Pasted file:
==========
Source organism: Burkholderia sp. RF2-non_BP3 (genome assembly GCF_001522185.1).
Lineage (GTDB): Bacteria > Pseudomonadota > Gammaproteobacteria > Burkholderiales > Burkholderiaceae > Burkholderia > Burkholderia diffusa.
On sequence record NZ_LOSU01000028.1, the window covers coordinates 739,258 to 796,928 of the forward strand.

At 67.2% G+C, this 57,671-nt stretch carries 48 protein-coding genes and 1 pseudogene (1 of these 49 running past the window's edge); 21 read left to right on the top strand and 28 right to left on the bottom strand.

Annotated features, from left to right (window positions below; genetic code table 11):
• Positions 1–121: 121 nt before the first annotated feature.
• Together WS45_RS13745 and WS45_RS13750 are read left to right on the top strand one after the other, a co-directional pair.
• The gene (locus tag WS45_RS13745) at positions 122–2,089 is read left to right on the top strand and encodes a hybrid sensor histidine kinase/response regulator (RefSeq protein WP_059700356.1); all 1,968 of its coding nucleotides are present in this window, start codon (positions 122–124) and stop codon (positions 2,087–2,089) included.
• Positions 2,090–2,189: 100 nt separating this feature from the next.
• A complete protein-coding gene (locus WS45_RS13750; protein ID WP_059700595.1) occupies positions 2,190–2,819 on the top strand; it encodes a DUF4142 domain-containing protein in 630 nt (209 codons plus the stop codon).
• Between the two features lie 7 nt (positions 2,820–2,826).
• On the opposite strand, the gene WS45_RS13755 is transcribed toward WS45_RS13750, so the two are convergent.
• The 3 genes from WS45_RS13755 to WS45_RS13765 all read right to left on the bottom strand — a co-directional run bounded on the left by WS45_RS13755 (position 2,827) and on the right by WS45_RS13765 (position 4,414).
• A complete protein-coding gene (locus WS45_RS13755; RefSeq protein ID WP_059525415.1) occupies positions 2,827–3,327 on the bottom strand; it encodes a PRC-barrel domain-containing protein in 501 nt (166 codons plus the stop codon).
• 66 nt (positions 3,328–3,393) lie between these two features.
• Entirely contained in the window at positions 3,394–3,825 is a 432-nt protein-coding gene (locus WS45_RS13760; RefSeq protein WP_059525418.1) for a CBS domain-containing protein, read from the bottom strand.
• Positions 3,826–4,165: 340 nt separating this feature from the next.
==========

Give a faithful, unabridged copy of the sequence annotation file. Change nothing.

Source organism: Burkholderia sp. RF2-non_BP3 (genome assembly GCF_001522185.1).
Lineage (GTDB): Bacteria > Pseudomonadota > Gammaproteobacteria > Burkholderiales > Burkholderiaceae > Burkholderia > Burkholderia diffusa.
On sequence record NZ_LOSU01000028.1, the window covers coordinates 739,258 to 796,928 of the forward strand.

At 67.2% G+C, this 57,671-nt stretch carries 48 protein-coding genes and 1 pseudogene (1 of these 49 running past the window's edge); 21 read left to right on the top strand and 28 right to left on the bottom strand.

Annotated features, from left to right (window positions below; genetic code table 11):
• Positions 1–121: 121 nt before the first annotated feature.
• Together WS45_RS13745 and WS45_RS13750 are read left to right on the top strand one after the other, a co-directional pair.
• The gene (locus tag WS45_RS13745) at positions 122–2,089 is read left to right on the top strand and encodes a hybrid sensor histidine kinase/response regulator (RefSeq protein WP_059700356.1); all 1,968 of its coding nucleotides are present in this window, start codon (positions 122–124) and stop codon (positions 2,087–2,089) included.
• Positions 2,090–2,189: 100 nt separating this feature from the next.
• A complete protein-coding gene (locus WS45_RS13750; protein ID WP_059700595.1) occupies positions 2,190–2,819 on the top strand; it encodes a DUF4142 domain-containing protein in 630 nt (209 codons plus the stop codon).
• Between the two features lie 7 nt (positions 2,820–2,826).
• On the opposite strand, the gene WS45_RS13755 is transcribed toward WS45_RS13750, so the two are convergent.
• The 3 genes from WS45_RS13755 to WS45_RS13765 all read right to left on the bottom strand — a co-directional run bounded on the left by WS45_RS13755 (position 2,827) and on the right by WS45_RS13765 (position 4,414).
• A complete protein-coding gene (locus WS45_RS13755; RefSeq protein ID WP_059525415.1) occupies positions 2,827–3,327 on the bottom strand; it encodes a PRC-barrel domain-containing protein in 501 nt (166 codons plus the stop codon).
• 66 nt (positions 3,328–3,393) lie between these two features.
• Entirely contained in the window at positions 3,394–3,825 is a 432-nt protein-coding gene (locus WS45_RS13760; RefSeq protein WP_059525418.1) for a CBS domain-containing protein, read from the bottom strand.
• Positions 3,826–4,165: 340 nt separating this feature from the next.